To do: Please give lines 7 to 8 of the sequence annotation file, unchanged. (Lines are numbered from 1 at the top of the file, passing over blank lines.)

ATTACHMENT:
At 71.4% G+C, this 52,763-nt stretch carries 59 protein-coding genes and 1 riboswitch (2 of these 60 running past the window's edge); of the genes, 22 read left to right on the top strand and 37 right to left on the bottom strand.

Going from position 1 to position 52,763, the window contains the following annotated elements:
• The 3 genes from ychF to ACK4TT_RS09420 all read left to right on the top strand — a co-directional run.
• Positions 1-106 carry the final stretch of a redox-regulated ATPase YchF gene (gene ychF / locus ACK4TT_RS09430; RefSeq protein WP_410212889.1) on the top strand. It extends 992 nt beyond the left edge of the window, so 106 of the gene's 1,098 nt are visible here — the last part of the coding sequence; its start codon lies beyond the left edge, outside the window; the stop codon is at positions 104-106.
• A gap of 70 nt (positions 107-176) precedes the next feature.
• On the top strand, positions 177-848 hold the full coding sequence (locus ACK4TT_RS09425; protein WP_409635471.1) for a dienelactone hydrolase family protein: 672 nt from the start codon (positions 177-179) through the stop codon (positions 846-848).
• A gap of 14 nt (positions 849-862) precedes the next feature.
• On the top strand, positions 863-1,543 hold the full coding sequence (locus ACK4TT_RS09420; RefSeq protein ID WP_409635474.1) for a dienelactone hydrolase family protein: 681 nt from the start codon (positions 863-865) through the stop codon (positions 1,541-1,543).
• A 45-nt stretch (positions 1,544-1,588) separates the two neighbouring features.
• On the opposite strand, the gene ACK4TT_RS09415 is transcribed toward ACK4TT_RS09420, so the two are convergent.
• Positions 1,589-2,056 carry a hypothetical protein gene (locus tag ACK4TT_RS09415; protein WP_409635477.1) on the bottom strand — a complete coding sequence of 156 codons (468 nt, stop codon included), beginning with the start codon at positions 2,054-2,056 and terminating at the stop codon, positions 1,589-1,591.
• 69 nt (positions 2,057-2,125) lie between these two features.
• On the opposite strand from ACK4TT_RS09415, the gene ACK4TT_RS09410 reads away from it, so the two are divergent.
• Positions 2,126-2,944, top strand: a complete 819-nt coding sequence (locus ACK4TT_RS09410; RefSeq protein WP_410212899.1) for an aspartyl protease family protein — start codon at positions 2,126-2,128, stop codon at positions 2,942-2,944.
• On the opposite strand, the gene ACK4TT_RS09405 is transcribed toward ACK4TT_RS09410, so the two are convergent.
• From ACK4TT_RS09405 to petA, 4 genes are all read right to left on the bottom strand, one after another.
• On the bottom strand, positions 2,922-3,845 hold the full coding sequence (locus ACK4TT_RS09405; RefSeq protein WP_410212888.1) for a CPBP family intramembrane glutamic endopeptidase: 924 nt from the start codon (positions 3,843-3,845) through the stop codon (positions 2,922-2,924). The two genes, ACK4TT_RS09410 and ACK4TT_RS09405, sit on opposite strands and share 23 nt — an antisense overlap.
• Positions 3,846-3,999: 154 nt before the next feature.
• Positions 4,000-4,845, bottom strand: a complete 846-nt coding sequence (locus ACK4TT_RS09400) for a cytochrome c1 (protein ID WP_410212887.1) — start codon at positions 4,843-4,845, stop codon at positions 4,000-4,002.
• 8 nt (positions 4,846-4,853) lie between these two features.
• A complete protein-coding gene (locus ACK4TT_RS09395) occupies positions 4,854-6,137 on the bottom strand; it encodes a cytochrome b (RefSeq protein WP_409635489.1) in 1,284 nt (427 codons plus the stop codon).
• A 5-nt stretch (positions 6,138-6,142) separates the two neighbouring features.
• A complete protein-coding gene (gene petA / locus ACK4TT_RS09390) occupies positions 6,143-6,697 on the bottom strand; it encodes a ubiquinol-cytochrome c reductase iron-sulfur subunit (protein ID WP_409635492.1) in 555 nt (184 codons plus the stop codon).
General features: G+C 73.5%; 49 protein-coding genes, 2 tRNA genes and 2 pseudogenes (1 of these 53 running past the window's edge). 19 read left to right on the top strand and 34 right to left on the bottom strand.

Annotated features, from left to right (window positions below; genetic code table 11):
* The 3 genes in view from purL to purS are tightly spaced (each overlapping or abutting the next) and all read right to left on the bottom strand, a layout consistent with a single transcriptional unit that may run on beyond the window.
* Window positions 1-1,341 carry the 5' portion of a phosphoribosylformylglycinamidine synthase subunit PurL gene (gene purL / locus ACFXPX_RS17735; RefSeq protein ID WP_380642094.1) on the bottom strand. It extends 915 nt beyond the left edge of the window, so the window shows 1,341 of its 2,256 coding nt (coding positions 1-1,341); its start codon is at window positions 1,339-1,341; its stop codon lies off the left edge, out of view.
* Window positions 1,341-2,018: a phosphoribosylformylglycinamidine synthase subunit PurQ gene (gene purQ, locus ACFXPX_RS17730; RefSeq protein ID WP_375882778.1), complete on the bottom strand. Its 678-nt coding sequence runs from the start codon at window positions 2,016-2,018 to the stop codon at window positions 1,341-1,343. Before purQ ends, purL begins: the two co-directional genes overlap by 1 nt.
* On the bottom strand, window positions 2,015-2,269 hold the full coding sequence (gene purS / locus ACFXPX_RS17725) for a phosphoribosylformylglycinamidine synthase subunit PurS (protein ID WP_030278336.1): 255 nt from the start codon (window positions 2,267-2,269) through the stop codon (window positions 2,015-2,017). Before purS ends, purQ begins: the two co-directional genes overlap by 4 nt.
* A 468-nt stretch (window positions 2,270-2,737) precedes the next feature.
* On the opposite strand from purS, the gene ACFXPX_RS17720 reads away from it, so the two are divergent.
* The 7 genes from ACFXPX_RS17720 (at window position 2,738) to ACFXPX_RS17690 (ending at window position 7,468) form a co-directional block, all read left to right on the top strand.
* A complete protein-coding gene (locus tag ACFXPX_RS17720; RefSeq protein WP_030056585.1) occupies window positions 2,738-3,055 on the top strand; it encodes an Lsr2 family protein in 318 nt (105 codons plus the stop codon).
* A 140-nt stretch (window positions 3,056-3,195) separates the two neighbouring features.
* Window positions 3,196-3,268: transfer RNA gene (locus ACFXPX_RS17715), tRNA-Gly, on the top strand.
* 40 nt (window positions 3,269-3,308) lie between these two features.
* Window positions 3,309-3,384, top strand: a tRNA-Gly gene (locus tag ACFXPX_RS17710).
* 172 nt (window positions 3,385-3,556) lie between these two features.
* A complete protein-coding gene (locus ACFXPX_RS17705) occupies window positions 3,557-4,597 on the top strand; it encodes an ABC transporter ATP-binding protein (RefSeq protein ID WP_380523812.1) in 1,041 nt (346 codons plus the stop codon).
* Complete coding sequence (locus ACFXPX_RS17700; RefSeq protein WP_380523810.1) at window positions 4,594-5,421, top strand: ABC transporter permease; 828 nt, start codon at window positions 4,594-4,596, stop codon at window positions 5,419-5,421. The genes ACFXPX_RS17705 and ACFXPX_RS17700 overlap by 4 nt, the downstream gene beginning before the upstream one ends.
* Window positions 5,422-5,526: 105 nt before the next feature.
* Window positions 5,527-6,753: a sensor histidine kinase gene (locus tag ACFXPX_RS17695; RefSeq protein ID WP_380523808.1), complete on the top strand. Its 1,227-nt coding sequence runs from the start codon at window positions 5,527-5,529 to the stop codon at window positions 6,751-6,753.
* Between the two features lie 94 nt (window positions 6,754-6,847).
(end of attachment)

• A gap of 14 nt (positions 849-862) precedes the next feature.
• On the top strand, positions 863-1,543 hold the full coding sequence (locus ACK4TT_RS09420; RefSeq protein ID WP_409635474.1) for a dienelactone hydrolase family protein: 681 nt from the start codon (positions 863-865) through the stop codon (positions 1,541-1,543).